This novel had all the elements I like in a book, interesting characters, interesting locations (Australia), a crime theme, conflict among characters and conflict within the locale, history, etc., so I anticipated enjoying the book more than I did. I’m not entirely sure if it was the book or me, since other reviews have implied it is very well written and has won awards.
The primary character is Joe Cashin, a Melbourne police detective who has been temporarily reassigned to a small town while he recovers emotionally and physically from prior devastating injuries inflicted by a madman. What originally happened to him is slowly revealed in glimpses and flashbacks throughout the novel, but in the present, we see someone who is very conflicted with his own role in what happened, his current role within the jurisdiction of his new assignment, and within himself in terms of dealing with his almost constant pain. In many respects, I saw him as both the “good cop/bad cop” in the story.
He is attempting to soothe and rebuild his life both through the quiet aspects of the small town and the idea of rebuilding his father’s station (ranch), without having a good idea of what either entails. He befriends a swagger (Australian man of all trades who goes from area to area, rather like a hobo), though both are reticent to admit to their friendly relationship and the fact that each is helping the other. One theme within the novel and is that nobody is whom they appear to be, so the reader does a lot of wondering.
In the meantime, the quiet town is rocked by a horrific murder of a wealthy and respected man, and Cashin becomes central to the investigation, though not of his own accord. When he and other officers attempt to pull over three Aboriginal suspects in a car and there is a shoot-out, everyone assumes the “Abos” are the perpetrators, case solved. He begins to think otherwise, however, and follows other leads, which eventually leads him to historic crimes in the region involving various “upright citizens” whom no one would suspect of such gruesome crimes then and in the present. As in any crime novel, his thinking thus puts his own life in danger as he unravels what really happened both past and present.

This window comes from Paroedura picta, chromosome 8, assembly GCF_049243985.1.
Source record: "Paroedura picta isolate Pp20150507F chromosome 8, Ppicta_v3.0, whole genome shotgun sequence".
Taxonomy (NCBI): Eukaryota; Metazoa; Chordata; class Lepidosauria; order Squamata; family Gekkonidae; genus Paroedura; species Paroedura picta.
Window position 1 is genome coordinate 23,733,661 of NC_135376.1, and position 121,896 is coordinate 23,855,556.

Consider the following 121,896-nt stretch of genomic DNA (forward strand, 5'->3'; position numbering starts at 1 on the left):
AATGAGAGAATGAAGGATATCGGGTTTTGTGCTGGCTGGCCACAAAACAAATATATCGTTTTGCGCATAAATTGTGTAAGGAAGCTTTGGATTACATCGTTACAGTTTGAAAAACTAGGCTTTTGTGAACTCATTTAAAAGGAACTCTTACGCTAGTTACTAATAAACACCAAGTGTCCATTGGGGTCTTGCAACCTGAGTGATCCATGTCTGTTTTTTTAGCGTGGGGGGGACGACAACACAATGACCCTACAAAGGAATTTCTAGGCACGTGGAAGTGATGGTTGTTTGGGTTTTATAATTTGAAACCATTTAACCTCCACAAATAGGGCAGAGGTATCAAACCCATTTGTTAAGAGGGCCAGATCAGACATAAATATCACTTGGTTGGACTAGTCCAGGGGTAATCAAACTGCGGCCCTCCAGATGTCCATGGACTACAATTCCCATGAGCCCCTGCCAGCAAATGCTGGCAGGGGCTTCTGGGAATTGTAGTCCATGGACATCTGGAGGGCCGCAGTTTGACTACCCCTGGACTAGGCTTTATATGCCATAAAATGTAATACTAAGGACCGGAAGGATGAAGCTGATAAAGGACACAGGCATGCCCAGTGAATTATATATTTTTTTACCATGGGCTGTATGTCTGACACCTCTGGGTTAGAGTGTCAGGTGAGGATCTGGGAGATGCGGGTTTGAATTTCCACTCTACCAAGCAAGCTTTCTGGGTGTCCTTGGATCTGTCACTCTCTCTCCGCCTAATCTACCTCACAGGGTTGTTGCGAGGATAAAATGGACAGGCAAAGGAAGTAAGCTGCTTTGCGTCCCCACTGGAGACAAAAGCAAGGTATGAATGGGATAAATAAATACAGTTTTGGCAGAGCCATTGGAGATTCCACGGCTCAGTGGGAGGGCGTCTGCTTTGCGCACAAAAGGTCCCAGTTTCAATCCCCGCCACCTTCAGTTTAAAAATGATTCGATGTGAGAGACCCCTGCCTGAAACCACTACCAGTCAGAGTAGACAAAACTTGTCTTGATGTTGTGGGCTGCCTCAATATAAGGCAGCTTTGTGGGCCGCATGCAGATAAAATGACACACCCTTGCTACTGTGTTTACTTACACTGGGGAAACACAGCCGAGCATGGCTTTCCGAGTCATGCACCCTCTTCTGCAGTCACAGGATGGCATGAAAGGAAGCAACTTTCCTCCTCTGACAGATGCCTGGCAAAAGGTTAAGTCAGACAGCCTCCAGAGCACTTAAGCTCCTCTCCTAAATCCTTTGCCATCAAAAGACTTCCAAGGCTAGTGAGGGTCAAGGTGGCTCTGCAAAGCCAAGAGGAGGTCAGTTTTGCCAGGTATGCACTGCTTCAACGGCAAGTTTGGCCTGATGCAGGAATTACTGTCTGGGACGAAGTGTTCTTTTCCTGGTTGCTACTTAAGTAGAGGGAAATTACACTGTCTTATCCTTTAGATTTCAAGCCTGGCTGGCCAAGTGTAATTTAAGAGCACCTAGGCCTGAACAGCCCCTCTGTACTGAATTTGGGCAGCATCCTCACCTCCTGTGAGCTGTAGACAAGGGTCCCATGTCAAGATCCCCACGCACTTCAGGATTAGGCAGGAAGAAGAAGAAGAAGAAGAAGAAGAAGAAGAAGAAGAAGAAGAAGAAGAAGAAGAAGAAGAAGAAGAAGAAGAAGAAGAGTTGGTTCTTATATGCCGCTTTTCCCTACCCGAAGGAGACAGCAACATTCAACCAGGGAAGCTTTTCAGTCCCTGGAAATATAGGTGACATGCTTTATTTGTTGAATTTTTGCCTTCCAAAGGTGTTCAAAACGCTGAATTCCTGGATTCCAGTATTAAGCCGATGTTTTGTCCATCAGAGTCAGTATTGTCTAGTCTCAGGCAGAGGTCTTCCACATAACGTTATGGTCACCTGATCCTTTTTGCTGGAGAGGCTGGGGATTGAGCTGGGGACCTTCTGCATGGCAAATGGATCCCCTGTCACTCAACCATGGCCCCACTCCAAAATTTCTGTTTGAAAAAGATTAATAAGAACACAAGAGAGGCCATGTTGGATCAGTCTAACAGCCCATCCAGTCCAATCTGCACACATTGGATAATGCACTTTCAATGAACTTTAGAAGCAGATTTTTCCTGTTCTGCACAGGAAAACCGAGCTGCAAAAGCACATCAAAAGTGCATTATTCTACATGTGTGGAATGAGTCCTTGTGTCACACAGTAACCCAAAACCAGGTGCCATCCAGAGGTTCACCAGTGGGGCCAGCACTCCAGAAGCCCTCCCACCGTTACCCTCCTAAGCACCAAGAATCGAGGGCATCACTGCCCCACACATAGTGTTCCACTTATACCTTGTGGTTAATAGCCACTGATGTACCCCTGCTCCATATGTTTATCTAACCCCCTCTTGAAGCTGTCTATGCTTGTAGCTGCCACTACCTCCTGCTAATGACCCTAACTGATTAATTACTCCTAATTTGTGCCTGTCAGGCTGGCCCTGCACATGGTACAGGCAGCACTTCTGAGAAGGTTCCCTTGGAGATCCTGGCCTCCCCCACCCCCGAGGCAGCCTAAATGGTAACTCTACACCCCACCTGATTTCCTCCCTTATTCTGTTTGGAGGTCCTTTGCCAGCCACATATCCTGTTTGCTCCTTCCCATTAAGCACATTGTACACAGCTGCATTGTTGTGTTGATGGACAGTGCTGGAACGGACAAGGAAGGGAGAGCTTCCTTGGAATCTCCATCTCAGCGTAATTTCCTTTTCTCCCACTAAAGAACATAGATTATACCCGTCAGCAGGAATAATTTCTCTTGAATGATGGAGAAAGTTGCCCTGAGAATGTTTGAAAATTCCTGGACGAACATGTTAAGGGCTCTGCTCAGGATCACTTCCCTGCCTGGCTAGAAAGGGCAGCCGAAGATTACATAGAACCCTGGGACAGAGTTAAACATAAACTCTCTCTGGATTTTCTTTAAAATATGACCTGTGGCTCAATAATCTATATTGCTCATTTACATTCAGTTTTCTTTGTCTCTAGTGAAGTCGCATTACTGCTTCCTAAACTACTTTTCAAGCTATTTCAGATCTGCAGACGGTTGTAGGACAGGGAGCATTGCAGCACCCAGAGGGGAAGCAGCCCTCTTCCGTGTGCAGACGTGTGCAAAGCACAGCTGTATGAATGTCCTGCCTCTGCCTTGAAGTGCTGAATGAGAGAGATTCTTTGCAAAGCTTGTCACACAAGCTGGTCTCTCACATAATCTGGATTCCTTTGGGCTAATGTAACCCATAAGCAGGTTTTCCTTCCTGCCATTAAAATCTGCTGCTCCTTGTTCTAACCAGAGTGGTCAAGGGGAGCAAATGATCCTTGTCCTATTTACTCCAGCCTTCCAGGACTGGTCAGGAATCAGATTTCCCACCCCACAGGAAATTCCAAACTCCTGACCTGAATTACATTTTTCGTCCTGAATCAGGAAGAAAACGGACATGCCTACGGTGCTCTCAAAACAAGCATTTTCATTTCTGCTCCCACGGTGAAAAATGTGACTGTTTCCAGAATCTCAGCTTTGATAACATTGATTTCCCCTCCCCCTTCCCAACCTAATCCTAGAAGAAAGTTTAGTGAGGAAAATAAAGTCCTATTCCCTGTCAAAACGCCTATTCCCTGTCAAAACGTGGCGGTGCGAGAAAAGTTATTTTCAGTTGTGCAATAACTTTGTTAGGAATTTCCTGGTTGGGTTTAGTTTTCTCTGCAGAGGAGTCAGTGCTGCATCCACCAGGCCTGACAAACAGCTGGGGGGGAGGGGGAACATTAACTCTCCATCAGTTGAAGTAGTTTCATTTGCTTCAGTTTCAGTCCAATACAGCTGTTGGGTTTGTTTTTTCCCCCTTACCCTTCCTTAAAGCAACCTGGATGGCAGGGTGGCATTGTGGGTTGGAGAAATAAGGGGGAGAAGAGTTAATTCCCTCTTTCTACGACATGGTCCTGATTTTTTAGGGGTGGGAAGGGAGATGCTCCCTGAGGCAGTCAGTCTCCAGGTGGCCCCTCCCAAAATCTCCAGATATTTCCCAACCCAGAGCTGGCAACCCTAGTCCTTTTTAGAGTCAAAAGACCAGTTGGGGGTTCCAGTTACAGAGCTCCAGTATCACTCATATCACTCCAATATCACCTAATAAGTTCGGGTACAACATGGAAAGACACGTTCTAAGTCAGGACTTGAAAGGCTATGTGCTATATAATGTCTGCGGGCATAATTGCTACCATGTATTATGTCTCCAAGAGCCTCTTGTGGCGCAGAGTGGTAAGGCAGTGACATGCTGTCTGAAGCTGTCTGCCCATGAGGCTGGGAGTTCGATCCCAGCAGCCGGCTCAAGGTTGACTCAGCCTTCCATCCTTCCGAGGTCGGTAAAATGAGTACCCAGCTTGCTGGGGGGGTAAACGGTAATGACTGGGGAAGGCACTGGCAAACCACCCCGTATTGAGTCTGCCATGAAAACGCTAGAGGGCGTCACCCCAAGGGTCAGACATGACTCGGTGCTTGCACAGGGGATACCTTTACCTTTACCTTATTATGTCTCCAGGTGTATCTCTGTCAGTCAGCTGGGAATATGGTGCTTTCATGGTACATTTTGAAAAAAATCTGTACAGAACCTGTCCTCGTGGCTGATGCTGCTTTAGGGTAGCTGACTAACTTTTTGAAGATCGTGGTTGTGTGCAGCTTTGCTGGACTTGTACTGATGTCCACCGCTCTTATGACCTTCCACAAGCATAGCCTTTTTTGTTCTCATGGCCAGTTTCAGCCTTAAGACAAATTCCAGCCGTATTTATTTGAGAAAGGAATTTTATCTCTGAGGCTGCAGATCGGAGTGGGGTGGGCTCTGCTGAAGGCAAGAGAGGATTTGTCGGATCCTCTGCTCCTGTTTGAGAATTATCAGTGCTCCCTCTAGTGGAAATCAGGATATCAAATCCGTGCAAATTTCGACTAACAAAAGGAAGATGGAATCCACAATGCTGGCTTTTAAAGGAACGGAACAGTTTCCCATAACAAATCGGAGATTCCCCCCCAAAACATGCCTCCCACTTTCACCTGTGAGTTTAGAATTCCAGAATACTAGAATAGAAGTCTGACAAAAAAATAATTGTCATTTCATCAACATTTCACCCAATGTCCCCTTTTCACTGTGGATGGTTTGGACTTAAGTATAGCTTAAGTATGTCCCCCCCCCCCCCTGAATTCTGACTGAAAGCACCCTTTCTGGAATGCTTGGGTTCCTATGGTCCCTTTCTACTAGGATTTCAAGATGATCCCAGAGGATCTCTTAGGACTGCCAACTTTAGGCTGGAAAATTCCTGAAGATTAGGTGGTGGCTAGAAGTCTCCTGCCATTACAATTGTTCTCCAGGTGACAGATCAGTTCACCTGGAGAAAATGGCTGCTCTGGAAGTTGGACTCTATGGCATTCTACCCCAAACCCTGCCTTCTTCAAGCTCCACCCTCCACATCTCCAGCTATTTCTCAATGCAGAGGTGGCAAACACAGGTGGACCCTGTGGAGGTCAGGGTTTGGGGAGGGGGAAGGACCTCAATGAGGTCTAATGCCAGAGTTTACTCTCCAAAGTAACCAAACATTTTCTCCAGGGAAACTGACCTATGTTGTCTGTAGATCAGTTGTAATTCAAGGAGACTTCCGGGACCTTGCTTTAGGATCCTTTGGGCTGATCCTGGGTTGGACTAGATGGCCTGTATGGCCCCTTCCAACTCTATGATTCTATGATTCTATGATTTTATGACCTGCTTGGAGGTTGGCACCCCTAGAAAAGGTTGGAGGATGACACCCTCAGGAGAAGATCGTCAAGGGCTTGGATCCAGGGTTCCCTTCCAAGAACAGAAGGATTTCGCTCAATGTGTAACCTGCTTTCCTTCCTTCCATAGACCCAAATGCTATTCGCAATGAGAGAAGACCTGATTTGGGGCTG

All of the characters within the book, including Cashin, are interesting and realistic, with both flaws and issues that are admirable and/or acceptable and understandable. Even Australia itself, becomes one of the characters within the novel, with its violence and prejudices against the Aboriginal people, with the quick assumptions that “they” are the perpetrators, and the distrust the Aboriginal people have toward government and police authorities. The broken shore, a local shoreline abyss that has taken lives and tempted lives, becomes a character within as well. At times, I felt all of the characters were a bit of stretch, as if the author were trying to connect things that hadn’t begun as connected, and which led to some confusion.
I found the plot and subplots somewhat confusing at times but they all came together relatively well at the end of the novel. However, I was also dissatisfied with the end, a somewhat anti-climatic ending. The writing itself was somewhat poetic at times and it was easy to get sidetracked by it. I’d have preferred more interactions with the locals and more dialogue, maybe even more flashbacks to get a better understanding of Cashin.
Because I enjoy crime novels and because I enjoy settings in other countries, I anticipated enjoying this book more than I did. I felt at times I was pushing through it to find out what happened but in the end, I realized I didn’t much care, so was disappointed in that respect. I also was reading this while coming down with a tenacious illness and maybe my mindset was just not there, but I’ve let some time lapse before writing this review, thinking maybe I would see it differently, but unfortunately I didn’t, and I don’t really anticipate reading any more of Peter Temple’s novels.